of companionship from both older and younger sisters. The older sisters
had contributed much to his preparation for college. They were a
never-failing source of inspiration. At fourteen he read in a masterly
way "Locke on the Human Understanding." It took a powerful hold on his
mind and greatly affected his life. In a letter to his father he asked
a special favor that he might have a copy of "The Art of Thinking," not
because it was necessary to his college work, but because he thought it
would be profitable.

While still in his teens he wrote a series of "Resolutions," the like of
which it would be difficult to duplicate in the case of any other youth.
These things are dwelt upon as indicating the way in which every fibre
of his being was prepared for the great moral and intellectual legacy he
left his children and his children's children. Here are ten of his
seventy resolutions:

_Resolved_, to do whatever I think to be my duty, and most for the good
and advantage of mankind in general.

_Resolved_, so to do, whatever difficulties I meet with, how many
soever, and how great soever.

_Resolved_, to be continually endeavoring to find out some new
contrivance and invention to promote the forementioned things.

_Resolved_, never to lose one moment of time, but to improve it in the
most profitable way I possibly can.

_Resolved_, to live with all my might while I do live.

_Resolved_, to be endeavoring to find out fit objects of charity and
liberality.

_Resolved_, never to do anything out of revenge.

_Resolved_, never to suffer the least motions of anger towards
irrational beings.

_Resolved_, never to speak evil of any one, so that it shall tend to his
dishonor, more or less, upon no account except for some real good.

_Resolved_, to maintain the strictest temperance in eating and drinking.

Yale in the days of Mr. Edwards was not the Yale of the closing year of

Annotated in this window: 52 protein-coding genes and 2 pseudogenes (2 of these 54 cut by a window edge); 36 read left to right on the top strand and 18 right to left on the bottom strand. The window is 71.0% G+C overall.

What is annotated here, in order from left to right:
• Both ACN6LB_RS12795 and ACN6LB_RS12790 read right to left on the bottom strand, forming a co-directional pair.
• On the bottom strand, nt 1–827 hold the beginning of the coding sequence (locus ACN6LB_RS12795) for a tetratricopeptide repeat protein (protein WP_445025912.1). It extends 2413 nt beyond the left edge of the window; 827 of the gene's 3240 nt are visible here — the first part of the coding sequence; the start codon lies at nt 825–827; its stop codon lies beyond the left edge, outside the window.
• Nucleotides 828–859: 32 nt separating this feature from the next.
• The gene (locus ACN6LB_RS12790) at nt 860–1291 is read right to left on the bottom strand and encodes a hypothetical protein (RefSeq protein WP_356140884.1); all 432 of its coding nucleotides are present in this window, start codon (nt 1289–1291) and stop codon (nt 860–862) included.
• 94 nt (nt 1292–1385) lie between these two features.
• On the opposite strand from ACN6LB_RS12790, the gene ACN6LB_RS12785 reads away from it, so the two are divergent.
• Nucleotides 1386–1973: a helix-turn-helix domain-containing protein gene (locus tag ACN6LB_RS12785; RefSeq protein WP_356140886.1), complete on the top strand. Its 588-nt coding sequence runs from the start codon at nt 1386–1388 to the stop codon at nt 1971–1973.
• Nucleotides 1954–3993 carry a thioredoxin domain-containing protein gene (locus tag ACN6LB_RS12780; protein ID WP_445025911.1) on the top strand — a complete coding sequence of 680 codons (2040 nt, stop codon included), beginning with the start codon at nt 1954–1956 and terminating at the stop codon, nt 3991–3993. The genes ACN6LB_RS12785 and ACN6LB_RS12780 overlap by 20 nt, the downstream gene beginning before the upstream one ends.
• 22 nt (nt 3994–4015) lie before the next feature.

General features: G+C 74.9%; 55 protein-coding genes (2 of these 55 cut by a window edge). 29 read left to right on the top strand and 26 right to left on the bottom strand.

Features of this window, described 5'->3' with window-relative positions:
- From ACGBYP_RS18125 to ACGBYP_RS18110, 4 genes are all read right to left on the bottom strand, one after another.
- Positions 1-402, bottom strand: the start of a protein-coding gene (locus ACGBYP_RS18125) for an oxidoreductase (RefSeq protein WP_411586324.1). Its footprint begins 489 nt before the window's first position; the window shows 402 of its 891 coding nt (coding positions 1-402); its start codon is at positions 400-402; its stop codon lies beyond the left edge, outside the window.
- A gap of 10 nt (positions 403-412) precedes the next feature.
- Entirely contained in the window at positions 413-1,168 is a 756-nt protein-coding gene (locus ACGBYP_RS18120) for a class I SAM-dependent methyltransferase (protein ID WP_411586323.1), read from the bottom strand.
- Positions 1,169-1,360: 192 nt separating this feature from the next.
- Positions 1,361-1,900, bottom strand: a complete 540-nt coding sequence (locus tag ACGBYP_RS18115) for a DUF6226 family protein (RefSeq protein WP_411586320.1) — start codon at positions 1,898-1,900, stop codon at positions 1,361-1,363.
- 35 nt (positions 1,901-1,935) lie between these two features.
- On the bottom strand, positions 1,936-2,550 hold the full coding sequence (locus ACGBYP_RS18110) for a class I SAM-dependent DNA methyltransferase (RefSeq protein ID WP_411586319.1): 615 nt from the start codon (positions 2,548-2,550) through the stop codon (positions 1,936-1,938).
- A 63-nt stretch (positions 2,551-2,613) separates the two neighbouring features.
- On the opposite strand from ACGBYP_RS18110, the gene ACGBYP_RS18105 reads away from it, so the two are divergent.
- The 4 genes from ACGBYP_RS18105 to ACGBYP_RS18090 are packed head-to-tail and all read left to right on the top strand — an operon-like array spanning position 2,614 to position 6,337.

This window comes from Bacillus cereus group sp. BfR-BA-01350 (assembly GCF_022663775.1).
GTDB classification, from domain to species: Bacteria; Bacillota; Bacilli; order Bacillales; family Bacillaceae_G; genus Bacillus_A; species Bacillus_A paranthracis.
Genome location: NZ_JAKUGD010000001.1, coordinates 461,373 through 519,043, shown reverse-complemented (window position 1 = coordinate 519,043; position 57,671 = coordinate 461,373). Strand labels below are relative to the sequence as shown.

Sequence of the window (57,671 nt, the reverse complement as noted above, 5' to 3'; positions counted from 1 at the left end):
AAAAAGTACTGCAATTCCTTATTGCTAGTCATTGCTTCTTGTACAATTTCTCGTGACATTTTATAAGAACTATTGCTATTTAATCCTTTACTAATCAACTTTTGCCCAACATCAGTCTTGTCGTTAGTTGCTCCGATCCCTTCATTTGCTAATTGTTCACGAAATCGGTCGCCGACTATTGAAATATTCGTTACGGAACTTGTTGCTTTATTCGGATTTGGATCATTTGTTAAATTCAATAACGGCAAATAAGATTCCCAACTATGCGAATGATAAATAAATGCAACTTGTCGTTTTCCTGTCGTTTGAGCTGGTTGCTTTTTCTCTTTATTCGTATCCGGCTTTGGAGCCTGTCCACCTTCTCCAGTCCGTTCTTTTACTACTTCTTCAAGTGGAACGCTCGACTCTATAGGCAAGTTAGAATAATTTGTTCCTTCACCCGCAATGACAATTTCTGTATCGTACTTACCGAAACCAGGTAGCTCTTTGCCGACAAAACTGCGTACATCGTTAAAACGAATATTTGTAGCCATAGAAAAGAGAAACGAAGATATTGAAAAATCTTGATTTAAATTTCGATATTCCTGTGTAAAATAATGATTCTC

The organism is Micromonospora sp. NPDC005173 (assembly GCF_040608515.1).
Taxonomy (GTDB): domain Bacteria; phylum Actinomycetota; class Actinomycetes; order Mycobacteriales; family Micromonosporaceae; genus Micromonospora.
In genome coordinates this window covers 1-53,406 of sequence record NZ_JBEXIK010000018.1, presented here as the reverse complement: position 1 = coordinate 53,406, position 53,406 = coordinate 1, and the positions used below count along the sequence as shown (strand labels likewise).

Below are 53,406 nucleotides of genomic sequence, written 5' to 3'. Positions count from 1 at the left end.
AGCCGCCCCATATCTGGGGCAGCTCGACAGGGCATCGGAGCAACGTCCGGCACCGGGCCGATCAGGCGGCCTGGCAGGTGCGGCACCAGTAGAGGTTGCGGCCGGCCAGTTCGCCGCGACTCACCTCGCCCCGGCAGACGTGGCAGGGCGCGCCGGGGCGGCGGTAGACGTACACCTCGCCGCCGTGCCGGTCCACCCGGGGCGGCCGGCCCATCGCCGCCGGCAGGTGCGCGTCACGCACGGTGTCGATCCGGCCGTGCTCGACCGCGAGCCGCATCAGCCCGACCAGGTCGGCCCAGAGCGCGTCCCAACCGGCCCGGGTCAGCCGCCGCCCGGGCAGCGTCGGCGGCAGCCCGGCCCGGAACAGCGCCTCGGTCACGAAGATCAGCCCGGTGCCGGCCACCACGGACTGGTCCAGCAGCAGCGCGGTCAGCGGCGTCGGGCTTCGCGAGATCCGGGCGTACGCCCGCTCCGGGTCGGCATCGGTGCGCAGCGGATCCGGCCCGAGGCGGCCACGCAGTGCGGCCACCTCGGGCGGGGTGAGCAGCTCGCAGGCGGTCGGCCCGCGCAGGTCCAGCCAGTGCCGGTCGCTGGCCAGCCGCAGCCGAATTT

the nineteenth century. It has now 2,500 students and has had 19,000
graduates. It had a very humble beginning in March, 1702, the year
before Mr. Edwards was born. It began with one lone student. The father
of Jonathan Edwards had been greatly interested in the starting of the
college. In 1701, Rev. Mr. Russell, of Branford, a graduate of Harvard,
as was the senior Edwards, invited to his home ten other Connecticut
pastors of whom nine were graduates of Harvard. Each brought from his
library some of his most valuable books, and laying them upon Mr.
Russell's table, said: "I give these books for the founding of a college
in this colony." This produced a profound impression upon the clergymen
of Connecticut, notably upon the graduates of Harvard. The first year
the college was nominally located at Saybrook, but as there was only
one student he lived with the president at Killingworth, now Clinton,
nine miles away.

When Jonathan Edwards, a lad of twelve, entered college, there had been,
all told, only about fifty graduates. It was during the time that he was
a student that the college took the name of Yale. The first year he was
there the college was in three places at the same time because of
dissensions among the students, and the very small class graduated in
two places because neither faction would go to the other place. In all
these agitations Mr. Edwards took no part. He simply devoted himself to
his studies and followed the line of least resistance so far as taking
sides in a senseless controversy was concerned. After graduation he
remained at Yale two years for post-graduate work, mostly in theology,
and then accepted an invitation to preach for the leading Presbyterian
church in New York City; but after eight months he returned to Yale as
a tutor and remained two years.

At this time he was very severe in discipline, bending every energy to
securing the right conditions for the most and best work. This is what
he wrote in his diary when he was twenty-one:

"By a sparingness in diet, and eating, as much as may be, what is light
and easy of digestion, I shall doubtless be able to think more clearly,
and shall gain time:

1. By lengthening out my life.

2. Shall need less time for digestion after meals.

3. Shall be able to study more closely, without injury to my health.

4. Shall need less time for sleep.

5. Shall more seldom be troubled with the headache."

Mr. Edwards was twenty-three years of age when he was ordained at
Northampton as associate pastor with his grandfather Stoddard, then in
his 84th year, and the 54th year of his pastorate. Soon after this Mr.
Stoddard died and Mr. Edwards became pastor in full charge and remained
for twenty-five years. He was a great student and thinker. He rose at
four o'clock and spent thirteen hours a day in his study. It is worth
while to follow the personal intellectual habits of the man whose
descendants we are to study. When he was ready for the consideration of